Thesis Part 4
We here at the Golden Circle tend to see the merit to both sides of this philosophical coin: In the messy scheme of things, dogmatic rigidity and Whitman-esque optimism both have their place. We even see some use in abject despair.
The fact is, this issue of ever-increasing entropy (for our purposes, we’re speaking of the downward spiral of decay awaiting everything in existence throughout all eternity until the universe itself peters out in a mournful heat death) is indeed thorny, but we feel it’s best considered in the light of a story we were told once.
The story concerns our old friends from back east, Spartan Pete and Franzie Louis. They are men of a certain age, belonging to a time now faded. They speak in antique, outer borough accents and seem to spend an inordinate amount of time discussing things like point spreads and cathode ray repair.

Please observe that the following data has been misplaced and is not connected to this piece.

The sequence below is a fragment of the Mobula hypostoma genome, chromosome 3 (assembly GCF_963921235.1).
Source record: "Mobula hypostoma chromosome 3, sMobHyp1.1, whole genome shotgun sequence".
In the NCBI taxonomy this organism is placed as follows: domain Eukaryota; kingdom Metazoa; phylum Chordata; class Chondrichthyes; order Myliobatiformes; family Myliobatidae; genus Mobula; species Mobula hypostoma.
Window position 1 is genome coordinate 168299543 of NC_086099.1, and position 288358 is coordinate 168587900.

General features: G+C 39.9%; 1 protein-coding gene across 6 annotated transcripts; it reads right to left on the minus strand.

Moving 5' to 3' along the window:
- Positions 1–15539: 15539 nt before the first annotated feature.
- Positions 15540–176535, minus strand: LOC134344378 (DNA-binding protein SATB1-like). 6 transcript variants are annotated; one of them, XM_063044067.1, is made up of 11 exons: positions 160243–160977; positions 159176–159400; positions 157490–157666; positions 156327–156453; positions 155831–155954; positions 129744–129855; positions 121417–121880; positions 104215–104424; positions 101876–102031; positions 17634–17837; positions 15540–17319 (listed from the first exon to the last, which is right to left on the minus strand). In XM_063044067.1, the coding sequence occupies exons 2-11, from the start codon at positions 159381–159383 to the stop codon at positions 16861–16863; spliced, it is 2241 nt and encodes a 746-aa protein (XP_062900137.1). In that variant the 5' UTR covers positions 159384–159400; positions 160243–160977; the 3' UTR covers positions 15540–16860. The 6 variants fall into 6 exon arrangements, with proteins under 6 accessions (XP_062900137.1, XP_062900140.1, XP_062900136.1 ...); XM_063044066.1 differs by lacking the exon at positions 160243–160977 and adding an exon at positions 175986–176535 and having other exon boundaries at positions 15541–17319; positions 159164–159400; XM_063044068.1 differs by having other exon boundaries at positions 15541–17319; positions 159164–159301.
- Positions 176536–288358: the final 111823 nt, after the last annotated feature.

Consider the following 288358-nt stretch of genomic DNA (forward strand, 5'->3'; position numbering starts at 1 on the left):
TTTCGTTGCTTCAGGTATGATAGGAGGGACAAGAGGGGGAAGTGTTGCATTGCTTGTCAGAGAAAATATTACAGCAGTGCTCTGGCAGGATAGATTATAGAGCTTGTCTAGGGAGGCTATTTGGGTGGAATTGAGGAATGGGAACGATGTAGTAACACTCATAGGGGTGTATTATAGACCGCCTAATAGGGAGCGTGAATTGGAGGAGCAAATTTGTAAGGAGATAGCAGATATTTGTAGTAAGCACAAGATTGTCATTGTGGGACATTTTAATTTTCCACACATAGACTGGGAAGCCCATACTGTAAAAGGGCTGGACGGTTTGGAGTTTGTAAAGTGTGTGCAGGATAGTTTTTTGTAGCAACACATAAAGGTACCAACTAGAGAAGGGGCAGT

They are the sort of men who to this day remember discarded phone numbers in long moth-balled telephone exchanges like ORchard-6 or ELmwood-1, over the names of their children’s spouses. In our sentimental memories of Pete and Franzie, it is always late July, and they spend long humid days at the track sweating through their shirtsleeves–
–and evenings playing endless games of pinochle with their wives on screened-in porches. And yet, when pressed, they seem to have an incalculable quantity of stories that involve them doing all sorts of things, none of which have anything to do with card games or horse-racing.
Like this story, for instance, which begins at a bicycle race in the Alsace Lorraine.